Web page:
The justification for all the nations’ policy moves is a single-minded pursuit of self-interest but best obtained by hunting in like-minded packs and groups. The contestations have multiplied as a result. Pakistan wants strategic depth, hence need to dominate Afghanistan. China wants to control access to South China sea, little matter that the International Tribunal held to the contrary. The Middle East is on a sim, Turkey is too. Only seventy-one years after the Second World War ended and the world promised to work through peace, the United Nations is looking dejected and helpless. Not to get isolated on the world stage is the key challenge. Spot the winning combination and stay with it.

So also, it is for the individual. Self-interest guides one’s every venture across the landscape of human interaction. This volume of self-interests can only cause conflict. But if you hunt in packs, then survival is assured. Precisely, the outcome that ought to have been feared and have been avoided, has really come to pass in our lives. The response of the state to all conflict is the biased use of the penal code in varying degrees of severity which only intensifies the anger and gives added energy to the conflicts. The venom and the violence of those aligned to the government gets overlooked if not forgiven while those across the divide are subjected to the might of the state security forces.

Leaders have resorted to grievance-mongering agitations and they often lose control over their direction and miss the moment to effect reconciliation thereby forgetting the cause. The end result is an even more volatile society with conflict genes inherent as they are, which awaits the conducive moment to reignite passions. It is easy to light the fire, but who will get consumed in it is not possible for even the fire to decide.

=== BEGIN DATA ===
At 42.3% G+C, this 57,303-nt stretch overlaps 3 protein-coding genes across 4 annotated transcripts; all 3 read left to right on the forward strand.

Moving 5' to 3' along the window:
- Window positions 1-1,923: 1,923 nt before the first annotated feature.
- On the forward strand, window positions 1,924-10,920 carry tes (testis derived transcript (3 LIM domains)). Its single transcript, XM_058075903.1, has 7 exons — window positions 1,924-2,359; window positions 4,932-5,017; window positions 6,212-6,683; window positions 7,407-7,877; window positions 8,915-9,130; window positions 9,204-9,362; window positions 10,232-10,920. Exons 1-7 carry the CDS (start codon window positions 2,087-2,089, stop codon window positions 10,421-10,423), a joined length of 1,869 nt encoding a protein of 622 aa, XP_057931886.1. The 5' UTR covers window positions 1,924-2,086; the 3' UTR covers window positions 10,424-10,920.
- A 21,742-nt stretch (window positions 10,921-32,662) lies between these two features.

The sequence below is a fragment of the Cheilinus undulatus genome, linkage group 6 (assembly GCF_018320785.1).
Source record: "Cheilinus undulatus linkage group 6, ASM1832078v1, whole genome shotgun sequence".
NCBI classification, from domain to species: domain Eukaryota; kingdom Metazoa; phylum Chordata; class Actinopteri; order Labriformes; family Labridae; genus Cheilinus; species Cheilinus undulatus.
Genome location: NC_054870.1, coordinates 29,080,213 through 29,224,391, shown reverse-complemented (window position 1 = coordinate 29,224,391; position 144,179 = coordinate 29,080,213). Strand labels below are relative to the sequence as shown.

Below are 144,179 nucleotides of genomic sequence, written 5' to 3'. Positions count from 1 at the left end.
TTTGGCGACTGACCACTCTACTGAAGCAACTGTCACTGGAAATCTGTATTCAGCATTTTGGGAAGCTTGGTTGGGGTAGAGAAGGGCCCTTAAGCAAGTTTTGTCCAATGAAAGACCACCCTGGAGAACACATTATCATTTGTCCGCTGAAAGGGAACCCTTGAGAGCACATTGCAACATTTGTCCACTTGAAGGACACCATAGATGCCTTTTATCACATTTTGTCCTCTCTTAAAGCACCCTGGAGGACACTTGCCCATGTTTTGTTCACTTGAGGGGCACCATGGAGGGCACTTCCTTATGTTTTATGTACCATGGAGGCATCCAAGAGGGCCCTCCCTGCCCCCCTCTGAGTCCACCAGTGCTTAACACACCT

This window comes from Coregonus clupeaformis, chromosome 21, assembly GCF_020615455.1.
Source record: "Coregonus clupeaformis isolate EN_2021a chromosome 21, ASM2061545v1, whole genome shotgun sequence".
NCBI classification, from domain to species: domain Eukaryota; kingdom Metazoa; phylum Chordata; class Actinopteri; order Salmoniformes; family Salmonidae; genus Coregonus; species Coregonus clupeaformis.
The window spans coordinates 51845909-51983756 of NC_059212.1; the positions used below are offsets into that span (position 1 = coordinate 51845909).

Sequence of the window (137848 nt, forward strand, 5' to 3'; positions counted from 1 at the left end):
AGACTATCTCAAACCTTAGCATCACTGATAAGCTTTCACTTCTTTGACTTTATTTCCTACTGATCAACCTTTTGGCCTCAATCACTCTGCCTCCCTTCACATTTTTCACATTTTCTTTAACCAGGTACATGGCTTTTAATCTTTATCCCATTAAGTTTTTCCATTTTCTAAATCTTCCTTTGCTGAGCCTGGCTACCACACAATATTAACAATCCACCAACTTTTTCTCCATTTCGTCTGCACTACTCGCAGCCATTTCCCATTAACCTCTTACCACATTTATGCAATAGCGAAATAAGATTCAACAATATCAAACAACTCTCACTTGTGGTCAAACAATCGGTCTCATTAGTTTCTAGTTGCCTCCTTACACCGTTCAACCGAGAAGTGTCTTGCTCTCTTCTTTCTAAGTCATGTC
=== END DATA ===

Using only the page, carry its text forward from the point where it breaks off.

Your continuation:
“We take no prisoners” is the new paradigm. To negotiate or even be seen to want to meet your opponent half way is a sign of genetic weakness and only shows that your moral fibre is plastic. To wear a perpetual frown on the face with fake anger is masculinity personified, and when deprived of a personal privilege not sanctioned by law or civic reciprocity, enlarge the grievance into a national calamity. We are not angered by the sufferings or poverty of the millions in this country whose rights and opportunities have been laid waste by heartlessness of the governing elites. We are only at war for ourselves and this crusade will not brook any law or ethic to the contrary.

The 21st century has become all about greed. Greed is good. Greed is legal. But there is no venom like greed. The transition from need has been swift, in fact in just over two life spans, the philosophy of loving thy neighbor has changed to coveting his fortune. 

The only way for nations and individuals to go forward is to work for common interests. Governments must govern in common interest and not for partisan benefits. Religions are in personal spaces and let the individual choose his own path to salvation or hell, as is their wont. We need to keep the public spaces to give everyone a chance to wear their identity and belief without any threat. Governments of all nations need to eradicate the vipers generating so much vicious poisons.

(The views expressed are strictly personal.)